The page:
Have you heard about RSV? Did you know that it is a virus and just like the flu this virus is seasonal and easy to spread? Did you know that it is very common in children who are of 2 years age and below?
Bronchiolitis … well, we as parents are quite aware of this. Also, known as wheezing, it is very common in infants and adults. It is a chest infection and normally caused by an infection of the lungs. The infection leads to the inflammation and congestion of the small airways, thus making it difficult for the child to breathe.
Things To Know About Bronchiolitis
- It is caused by a virus – respiratory syncytial virus. This virus infects almost every child before or by the age of 2
- Bronchiolitis is at its peak in the winter months
- It can be caused by the virus of common cold and flu as well
- Medications do not help in treating the condition
- It is contagious and care should be taken
- The virus can be contracted through droplets when someone sick sneezes or coughs
- Children and babies need a lot of rest and small meals
There is a difference between bronchitis and bronchiolitis. In bronchitis, the large airways get obstructed due to the mucus production. The lungs try to eliminate this by coughing. Whereas, in Bronchiolitis, there is inflammation of the small airways, thereby making it difficult for children to breathe.
Symptoms To Look Out For
This usually starts with a normal cold and cough along with a runny nose. (The typical symptoms of common cold). However, the child’s condition may worsen in one or two days resulting in breathing problems. Other than these the marked symptoms are:
- Noisy breathing more like wheezing or whistling
- Difficulty in breathing
- Difficulty in eating and drinking
- Some children may also have an ear infection
- Flared nostrils can be seen when a child breathes since breathing becomes hard
- Fever (not necessary)
Symptoms of bronchiolitis are worst on the 2nd and 3rd day. The child may be sick for 10 days after which he may have a cough which might continue for 4 weeks.
When To See The Doctor
Though we like to treat common colds and fever at home but in case you see the following then you must go to the doctor:
- If the child is lethargic
- If the child refuses to eat and drink
- Is dehydrated
- Is breathing with a loud wheezing sound
- If the skin (lips and fingernails) start turning blue, also known as cyanosis
Children who are below 6 months are at risk of getting bronchiolitis since they have an underdeveloped immune system and lungs.
Other factors which pose to be a risk in getting bronchiolitis are:
- In babies who have not been breastfed
- In premature babies
- Have some congenital heart condition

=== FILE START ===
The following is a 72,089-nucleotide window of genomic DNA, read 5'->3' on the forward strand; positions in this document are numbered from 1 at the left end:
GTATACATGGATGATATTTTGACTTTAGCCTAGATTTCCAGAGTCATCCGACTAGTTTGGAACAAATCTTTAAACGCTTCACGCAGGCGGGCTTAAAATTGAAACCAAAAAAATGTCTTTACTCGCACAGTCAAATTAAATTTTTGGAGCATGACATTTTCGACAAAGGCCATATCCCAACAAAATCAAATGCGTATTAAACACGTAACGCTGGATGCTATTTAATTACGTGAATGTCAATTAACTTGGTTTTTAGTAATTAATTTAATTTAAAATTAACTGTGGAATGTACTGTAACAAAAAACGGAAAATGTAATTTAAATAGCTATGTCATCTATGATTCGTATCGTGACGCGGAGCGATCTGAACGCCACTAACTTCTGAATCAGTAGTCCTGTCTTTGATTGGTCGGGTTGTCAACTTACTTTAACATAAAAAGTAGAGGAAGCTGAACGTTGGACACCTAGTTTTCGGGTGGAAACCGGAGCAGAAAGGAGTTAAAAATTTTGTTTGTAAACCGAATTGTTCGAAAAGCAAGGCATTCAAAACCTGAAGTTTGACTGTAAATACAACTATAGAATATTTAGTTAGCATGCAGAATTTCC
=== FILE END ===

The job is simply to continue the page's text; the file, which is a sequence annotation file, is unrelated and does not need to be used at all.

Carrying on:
- A chronic lung infection
- Are immunocompromised
- Are exposed to smoke
What To Do And How To Prevent Bronchiolitis
Bronchiolitis cannot be treated with antibiotics since it is caused by a virus. It must be noted that viruses cannot be cured by antibiotics. Also, medicines like adrenaline, steroids and those used for asthma are not very helpful. So what should be done?
You can care for your child at home by ensuring that they get enough rest, frequent food or liquids, breastfeed or formula … this helps them from getting dehydrated. Since the nose is blocked try using saline nasal drops as it helps to clear the nasal passages. Make sure that no one smokes around the sick child.
Also, there is a vaccine – SYNAGIS. This is not the treatment but only a preventive measure which helps to reduce the risk of RSV virus infections in children. The vaccine is administered through a single dose in the thigh muscle.
Other preventive measures to help stop the infection are:
- Limiting the child’s contact with people who have cold and fever
- Keeping the kitchen and bathroom countertops dry and clean
- Teaching children to use their own drinking glasses
- Frequent hand washing
- Avoid using dirty tissues
Please Note: All the information has been sourced from the internet. Also, please consult your doctor before following anything that is mentioned here.
Theme Reveal, A – Autism, C – Celiac Disease, D – Dyslexia, E – Eating Disorders, F – Fever, G – GERD, H – Hand Foot And Mouth Disease (HFMD), I – Imaginary Friends, J – Juvenile Arthritis, K – Kawasaki Disease, L – Leukaemia, M – Meningitis, N – Neuroblastoma, O – Omphalitis, P – Pica, Q – Q Fever, R – Retinoblastoma, S – SIDS, T – Tetanus, U – Urinary Tract Infection, V – Vomiting, W – Wilms’ Tumour, X – Xeroderma Pigmentosum, Y – Year-Round Allergies, Z – Zika Virus